The United States healthcare system has been a topic of debate for years. Questions such as how can we improve the delivery of care? And how can we lower the cost of care? are most frequently asked. At the end of March 2020, the United States was ranked as one of the top 10 most technologically advanced countries in the world. When a global pandemic struck the country, however, the healthcare system and the technology that drives it brought the country to its knees. Suddenly, healthcare organizations were overwhelmed with sick patients, the technology used to treat and save lives was under strain, there was fear of a lack of beds, a lack of healthcare professionals, and much more. What COVID-19 has taught us is that once we have this health crisis under control, there will be a new normal in healthcare. The question is, what will healthcare look like after COVID-19?
The current focus in healthcare is dealing with the near-term challenges the COVID-19 pandemic has created. However, beyond the current crisis, we are already identifying and noticing significant changes that will become part of the new normal. These include the sudden importance of telemedicine, the regulatory changes impacting billing, and the use of location data to track the disease. We, as consumers, are going to have to change our behaviors, and healthcare organizations will have to change how they deliver care. More than anything, though, is the population will not want to go back to “the way things were” because we are seeing how well many of these changes are working. The way healthcare organizations prepare will change because the last thing that we want to happen is another pandemic outbreak that we are unprepared to handle.
Regulatory changes instituted by CMS will play a significant role in the new normal, post-COVID-19. Everything from increased hospital capacity and Medicare specific directives, to billing and other initiatives, will all play a vital role in how healthcare will be shaped moving forward.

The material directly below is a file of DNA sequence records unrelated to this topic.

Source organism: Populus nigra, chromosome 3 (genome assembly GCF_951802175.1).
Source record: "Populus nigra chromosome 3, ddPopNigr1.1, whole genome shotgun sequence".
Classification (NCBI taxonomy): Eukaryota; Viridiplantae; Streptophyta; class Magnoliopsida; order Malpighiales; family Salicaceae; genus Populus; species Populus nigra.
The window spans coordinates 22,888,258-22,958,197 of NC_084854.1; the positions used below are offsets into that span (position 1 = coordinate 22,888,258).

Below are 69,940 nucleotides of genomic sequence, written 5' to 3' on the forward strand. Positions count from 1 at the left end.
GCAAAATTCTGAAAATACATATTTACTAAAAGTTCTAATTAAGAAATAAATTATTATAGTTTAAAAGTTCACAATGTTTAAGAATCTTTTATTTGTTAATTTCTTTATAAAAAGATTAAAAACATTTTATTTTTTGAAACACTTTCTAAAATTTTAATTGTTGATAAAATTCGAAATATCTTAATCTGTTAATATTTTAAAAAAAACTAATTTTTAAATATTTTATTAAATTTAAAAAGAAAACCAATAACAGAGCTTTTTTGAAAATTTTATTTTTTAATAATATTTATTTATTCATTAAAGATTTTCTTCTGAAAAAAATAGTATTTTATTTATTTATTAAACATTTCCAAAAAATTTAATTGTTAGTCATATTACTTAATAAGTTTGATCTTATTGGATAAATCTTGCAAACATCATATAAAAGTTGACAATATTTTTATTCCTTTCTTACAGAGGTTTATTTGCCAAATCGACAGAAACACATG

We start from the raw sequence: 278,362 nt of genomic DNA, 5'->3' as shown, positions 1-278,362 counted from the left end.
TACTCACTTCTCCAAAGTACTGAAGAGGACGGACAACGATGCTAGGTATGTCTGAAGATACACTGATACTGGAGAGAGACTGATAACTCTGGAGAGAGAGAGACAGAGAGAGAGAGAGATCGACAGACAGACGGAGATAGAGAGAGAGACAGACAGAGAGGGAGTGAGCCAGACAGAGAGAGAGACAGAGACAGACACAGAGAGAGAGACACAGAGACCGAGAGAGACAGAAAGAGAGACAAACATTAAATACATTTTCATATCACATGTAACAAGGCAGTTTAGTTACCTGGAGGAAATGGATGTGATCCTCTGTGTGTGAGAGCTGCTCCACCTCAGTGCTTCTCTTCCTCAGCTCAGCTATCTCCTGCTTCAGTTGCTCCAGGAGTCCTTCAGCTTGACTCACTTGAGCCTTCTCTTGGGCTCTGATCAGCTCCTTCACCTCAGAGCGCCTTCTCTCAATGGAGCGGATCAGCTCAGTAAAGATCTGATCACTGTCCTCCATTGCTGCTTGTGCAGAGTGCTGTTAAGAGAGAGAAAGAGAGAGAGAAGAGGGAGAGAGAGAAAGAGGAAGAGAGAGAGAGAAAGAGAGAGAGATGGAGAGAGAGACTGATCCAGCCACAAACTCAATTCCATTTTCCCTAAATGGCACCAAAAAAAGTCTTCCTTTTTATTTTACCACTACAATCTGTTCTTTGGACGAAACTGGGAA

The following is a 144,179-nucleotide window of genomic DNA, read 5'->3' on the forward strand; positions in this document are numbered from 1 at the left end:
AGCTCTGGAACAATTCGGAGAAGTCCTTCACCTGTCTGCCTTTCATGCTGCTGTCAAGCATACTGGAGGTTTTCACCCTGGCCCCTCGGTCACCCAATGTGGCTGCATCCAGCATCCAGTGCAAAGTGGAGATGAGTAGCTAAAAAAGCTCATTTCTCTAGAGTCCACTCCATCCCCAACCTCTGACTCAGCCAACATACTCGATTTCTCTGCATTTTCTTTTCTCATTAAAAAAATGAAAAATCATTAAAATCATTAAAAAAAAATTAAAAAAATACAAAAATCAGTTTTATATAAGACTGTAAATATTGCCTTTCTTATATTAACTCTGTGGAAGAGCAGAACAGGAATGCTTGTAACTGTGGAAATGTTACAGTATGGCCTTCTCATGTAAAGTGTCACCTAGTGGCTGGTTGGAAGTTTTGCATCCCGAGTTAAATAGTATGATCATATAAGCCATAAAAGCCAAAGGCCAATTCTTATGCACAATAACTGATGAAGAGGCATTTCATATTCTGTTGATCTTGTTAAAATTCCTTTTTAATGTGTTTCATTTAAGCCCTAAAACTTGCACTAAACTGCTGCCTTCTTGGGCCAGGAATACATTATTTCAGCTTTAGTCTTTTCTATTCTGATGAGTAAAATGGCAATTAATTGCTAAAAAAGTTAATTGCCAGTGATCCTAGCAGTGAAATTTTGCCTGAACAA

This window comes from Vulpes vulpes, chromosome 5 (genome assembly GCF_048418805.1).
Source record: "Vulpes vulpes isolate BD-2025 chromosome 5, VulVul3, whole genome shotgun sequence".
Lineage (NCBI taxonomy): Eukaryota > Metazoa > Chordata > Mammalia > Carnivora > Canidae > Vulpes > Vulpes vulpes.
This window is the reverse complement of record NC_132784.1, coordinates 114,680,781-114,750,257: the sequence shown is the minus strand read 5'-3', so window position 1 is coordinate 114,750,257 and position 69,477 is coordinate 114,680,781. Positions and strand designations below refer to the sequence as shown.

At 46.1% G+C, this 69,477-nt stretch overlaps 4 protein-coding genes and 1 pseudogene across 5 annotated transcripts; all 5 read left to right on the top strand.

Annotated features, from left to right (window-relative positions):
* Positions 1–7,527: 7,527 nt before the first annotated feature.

The new normal won’t just affect healthcare organizations and healthcare workers. The companies that provide technologies and services will also be affected. New technologies will potentially need to be developed or advanced, and the security of technology will need to be carefully examined to ensure that anything done remotely is secure and HIPAA compliant. The companies that provide these services will have to look at how they deliver them, and healthcare organizations may realize that remote work, such as consulting, is the wave of the future moving forward. Fewer people coming into hospitals reduces the risk of social spread in cases such as COVID-19. The change will not be swift; it will be meticulous across the board.
While there is sure to be a vast number of technological changes and advancements, a small sample of the technologies that may be part of the new normal include:
Throughout the COVID-19 pandemic, there have also been a lot of lessons learned. The new normal will include changes that directly affect healthcare; however, they won’t be driven by healthcare organizations. Some areas of concern include:
Another aspect of the new normal involves the financial strain that many healthcare organizations are experiencing. With elective surgeries on hold for the foreseeable future, and almost all resources going towards COVID-19, many hospitals and clinics will be forced to close. The new normal may bring fewer places to go when you are sick; however, a positive side effect may be increased and improved data sharing so that wherever you go, access to your records is available.
What healthcare will look like in the future is anyone’s guess, but there will undoubtedly be changes because of COVID-19. There will be struggles, and there will be advances, but in the end, whatever ends up being the new normal will significantly impact healthcare organizations and consumers. Stay tuned!